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Winter in Iceland

If a friend asks me about my trip to Iceland, I tell them about the people. My multi-continental travel buddy who agreed to meet me in Iceland for Christmas. Our new bestie from Couchsurfing. The board games and matchmaking and bracing ourselves against the wind, and the board games again. The long winter's nights give you plenty of time indoors.

But if a friend who's going to Iceland asks me about my trip to Iceland, I tell them so much more about what I loved of the country itself.


The Northern Lights
Now that I've seen them, I can be honest. The Northern Lights were the reason I wanted to go to Iceland in the winter. And they were totally totally worth it. But between solar activity and cloud cover, it is highly likely to miss them. So it was important to me to focus on the other reasons to go, and to make sure I wasn't setting myself up for a very expensive disappointment.

Once your travel dates are set, there are three remaining guidelines that optimize your chances of seeing the Northern Lights.

First, get away from light pollution. If you're staying in Reykjavik, you can choose to join a tour bus that will track that night's best locations for cloud openings and solar activity. Or you can rent a car, download an app, and do this yourself.

Second, give yourself enough time. I was there about 9 days, which is still no guarantee of course, but every extra night increases your chances.

Third, start trying to see them your first night. If you book with a Northern Lights tour bus and the trip is canceled, they'll refund your money. If the trip goes but you don't see the lights, they'll let you repeat the trip until you do. The more days you have left in Iceland to take advantage of these policies, the higher your chances. Obviously the same idea applies if you're driving yourself.


The Golden Circle
This tour is a classic. Along with the Blue Lagoon, it's one of the first things every tour company will try to sell you. You'll see some gorgeous natural wonders fairly close to Reykjavik (read: you don't have to wake up early for this one!)

You won't need much advice from me -- the route is basically the same regardless of which tour company you choose, or if you drive it yourself. But my two recommendations: Sneak in a side trip to the Secret Lagoon. It's very much on the way, but not all tour companies take advantage of that! Also, if possible, try to do this on a clear day. The Secret Lagoon and Geysir are just fine in the snow, but sites like the Gullfoss waterfall are best unobstructed.


The Southern Coast
This one involves a slightly dicier drive from Reykjavik. While we considered renting a car for some of our sightseeing, I was more than happy to leave this one to the professionals. On the other hand, the iconic World War 2 beachfront plane wreck is a 30 minute walk from the main road (in Vik), and tours will not take you there.

The tour involves a stop at some beautiful waterfalls, which may be worth another visit in better weather. An advantage to going in the winter is that Seljalandsfoss Waterfall is lit up beautifully at night, and wintertime affords plenty of hours of night. A disadvantage: when the weather is bad, you no longer have the incredible opportunity to walk behind the falls themselves.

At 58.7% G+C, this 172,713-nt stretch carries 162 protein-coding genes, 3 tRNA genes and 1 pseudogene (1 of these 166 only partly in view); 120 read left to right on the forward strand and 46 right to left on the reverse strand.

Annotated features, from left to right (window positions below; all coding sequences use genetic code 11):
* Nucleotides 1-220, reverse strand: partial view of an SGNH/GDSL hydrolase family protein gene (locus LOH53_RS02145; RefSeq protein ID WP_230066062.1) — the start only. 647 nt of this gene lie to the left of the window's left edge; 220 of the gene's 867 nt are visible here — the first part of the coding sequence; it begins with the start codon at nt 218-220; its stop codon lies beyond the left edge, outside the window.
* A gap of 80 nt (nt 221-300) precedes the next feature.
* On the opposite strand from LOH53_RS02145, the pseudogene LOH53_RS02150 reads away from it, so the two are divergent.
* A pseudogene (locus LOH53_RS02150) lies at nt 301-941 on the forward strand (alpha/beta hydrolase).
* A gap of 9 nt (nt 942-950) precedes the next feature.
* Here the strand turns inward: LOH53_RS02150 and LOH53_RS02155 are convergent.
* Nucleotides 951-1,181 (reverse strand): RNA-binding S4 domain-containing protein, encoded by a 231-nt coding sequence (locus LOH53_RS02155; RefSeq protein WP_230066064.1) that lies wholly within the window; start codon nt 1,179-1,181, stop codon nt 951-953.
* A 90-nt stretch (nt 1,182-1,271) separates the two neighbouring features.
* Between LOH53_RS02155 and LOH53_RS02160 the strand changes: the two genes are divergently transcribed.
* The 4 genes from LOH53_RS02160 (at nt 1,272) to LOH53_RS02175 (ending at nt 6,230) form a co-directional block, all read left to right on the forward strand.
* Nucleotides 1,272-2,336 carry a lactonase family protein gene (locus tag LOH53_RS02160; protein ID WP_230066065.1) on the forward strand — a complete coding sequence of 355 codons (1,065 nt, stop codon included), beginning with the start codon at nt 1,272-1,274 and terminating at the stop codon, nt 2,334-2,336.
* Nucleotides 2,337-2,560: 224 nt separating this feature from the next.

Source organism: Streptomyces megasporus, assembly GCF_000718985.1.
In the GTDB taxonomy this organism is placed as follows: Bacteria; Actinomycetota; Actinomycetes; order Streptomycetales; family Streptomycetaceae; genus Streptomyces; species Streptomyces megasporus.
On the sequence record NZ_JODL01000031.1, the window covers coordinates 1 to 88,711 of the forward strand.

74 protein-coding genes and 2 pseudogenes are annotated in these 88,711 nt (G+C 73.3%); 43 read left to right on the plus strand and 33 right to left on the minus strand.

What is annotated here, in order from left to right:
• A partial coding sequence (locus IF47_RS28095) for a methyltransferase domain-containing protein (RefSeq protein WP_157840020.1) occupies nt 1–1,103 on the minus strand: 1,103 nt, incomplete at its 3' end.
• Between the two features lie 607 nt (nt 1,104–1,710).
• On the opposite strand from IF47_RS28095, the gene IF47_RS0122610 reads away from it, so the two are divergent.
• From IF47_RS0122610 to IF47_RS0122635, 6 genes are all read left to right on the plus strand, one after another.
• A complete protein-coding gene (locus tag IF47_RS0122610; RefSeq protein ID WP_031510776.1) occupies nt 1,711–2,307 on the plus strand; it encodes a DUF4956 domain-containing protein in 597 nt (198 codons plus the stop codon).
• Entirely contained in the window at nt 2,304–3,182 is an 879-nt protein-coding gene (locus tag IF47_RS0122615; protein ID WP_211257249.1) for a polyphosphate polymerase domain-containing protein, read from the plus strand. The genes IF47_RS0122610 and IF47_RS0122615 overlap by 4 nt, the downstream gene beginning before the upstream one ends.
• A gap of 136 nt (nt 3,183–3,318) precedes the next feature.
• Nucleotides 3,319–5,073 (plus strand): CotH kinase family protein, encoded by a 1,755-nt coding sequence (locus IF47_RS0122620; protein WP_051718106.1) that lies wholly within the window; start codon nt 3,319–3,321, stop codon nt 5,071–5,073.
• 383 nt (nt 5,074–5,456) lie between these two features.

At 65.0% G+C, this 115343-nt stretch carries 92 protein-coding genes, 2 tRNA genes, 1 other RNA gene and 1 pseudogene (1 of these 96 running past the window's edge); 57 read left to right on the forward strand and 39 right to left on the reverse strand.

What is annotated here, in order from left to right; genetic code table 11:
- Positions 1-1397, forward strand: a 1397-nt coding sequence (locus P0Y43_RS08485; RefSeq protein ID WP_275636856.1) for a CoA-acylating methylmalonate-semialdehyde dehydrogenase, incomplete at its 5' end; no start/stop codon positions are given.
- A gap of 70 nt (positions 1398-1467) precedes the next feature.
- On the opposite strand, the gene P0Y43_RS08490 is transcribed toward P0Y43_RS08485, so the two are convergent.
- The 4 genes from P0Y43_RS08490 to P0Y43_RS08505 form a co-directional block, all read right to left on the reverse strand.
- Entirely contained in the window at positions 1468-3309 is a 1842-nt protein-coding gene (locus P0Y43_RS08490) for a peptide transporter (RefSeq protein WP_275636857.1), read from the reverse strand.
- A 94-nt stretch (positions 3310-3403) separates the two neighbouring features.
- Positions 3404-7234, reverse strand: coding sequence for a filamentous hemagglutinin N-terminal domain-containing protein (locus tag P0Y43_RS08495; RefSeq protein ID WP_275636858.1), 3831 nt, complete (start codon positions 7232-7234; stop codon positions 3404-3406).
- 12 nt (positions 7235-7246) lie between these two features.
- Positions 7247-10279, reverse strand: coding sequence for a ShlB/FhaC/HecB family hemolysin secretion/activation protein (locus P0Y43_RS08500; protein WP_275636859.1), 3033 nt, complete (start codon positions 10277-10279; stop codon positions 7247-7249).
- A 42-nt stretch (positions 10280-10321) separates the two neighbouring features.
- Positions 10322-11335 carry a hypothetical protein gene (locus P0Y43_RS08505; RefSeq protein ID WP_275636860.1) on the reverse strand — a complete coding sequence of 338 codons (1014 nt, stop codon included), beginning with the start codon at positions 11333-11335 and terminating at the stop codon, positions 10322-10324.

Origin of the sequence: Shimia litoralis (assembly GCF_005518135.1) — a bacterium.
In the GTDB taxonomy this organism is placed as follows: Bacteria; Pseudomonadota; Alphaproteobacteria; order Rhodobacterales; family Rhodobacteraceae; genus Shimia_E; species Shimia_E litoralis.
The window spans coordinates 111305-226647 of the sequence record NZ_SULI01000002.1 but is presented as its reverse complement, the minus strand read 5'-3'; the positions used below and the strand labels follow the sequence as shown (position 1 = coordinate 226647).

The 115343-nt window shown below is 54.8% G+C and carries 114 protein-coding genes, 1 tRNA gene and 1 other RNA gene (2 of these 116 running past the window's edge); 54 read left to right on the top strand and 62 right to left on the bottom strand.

Snaefellsnes Peninsula
My friend and I agreed that this may only be worth a visit in good weather. Driving there takes a while, and you're constantly racing against the daylight. The sites are beautiful, but difficult to fully appreciate in bad weather. The road to the black sand beach is itself often snowed out. Church Mountain and its small nearby waterfalls make for an iconic view, of course. I wouldn't say we regret taking this trip. Let's just say if we worked for the tour company, we'd push this trip much harder in the summer than we would in the winter.


Secondhand recommendations
Of course, try as I might, I couldn't squeeze in everything worth doing. But I was lucky to find an awesome hostel with great people, and had the chance to hear about a lot of their favorites. So, thanks to them, some further recommendations:
  • Reykjavik pools. There are a number of pools within the city that may not be quite as legendary as the Blue Lagoon, but are only a short walk away from the city center, and cost about 1/8 the price.
  • Glacier trekking. The Solheimajokull glacier was stunning. I'm not always blown away by natural beauty, but this one... wow. The lava leaves these black streaks in the white ice, and the combined picture is just breathtaking. We did not trek on the glacier itself, and we did notice the treks being pretty crowded, especially at the outlet. But we heard nothing but good things from those who did it.
  • Glacier lagoon. If you have the opportunity to go even further east along the south coast, you'll reach a beautiful lake with floating glaciers. Apparently just gorgeous.
  • Akureyri. Two-thirds of Iceland's population lives in and around Reykjavik. Just so you have some context when I say Akureyri is Iceland's second-biggest city. It's not that big. It's supposed to be beautiful and well worth a visit. And small enough that the Northern Lights are often visible without as much concern of light pollution!

I don't have plans to go back to Iceland any time soon, but if I did it wouldn't be in winter. Don't get me wrong, I'm so glad I did it, and so glad I did it in winter! But if there is a next time, it would be for the purpose of seeing things in, quite literally, a whole different light.

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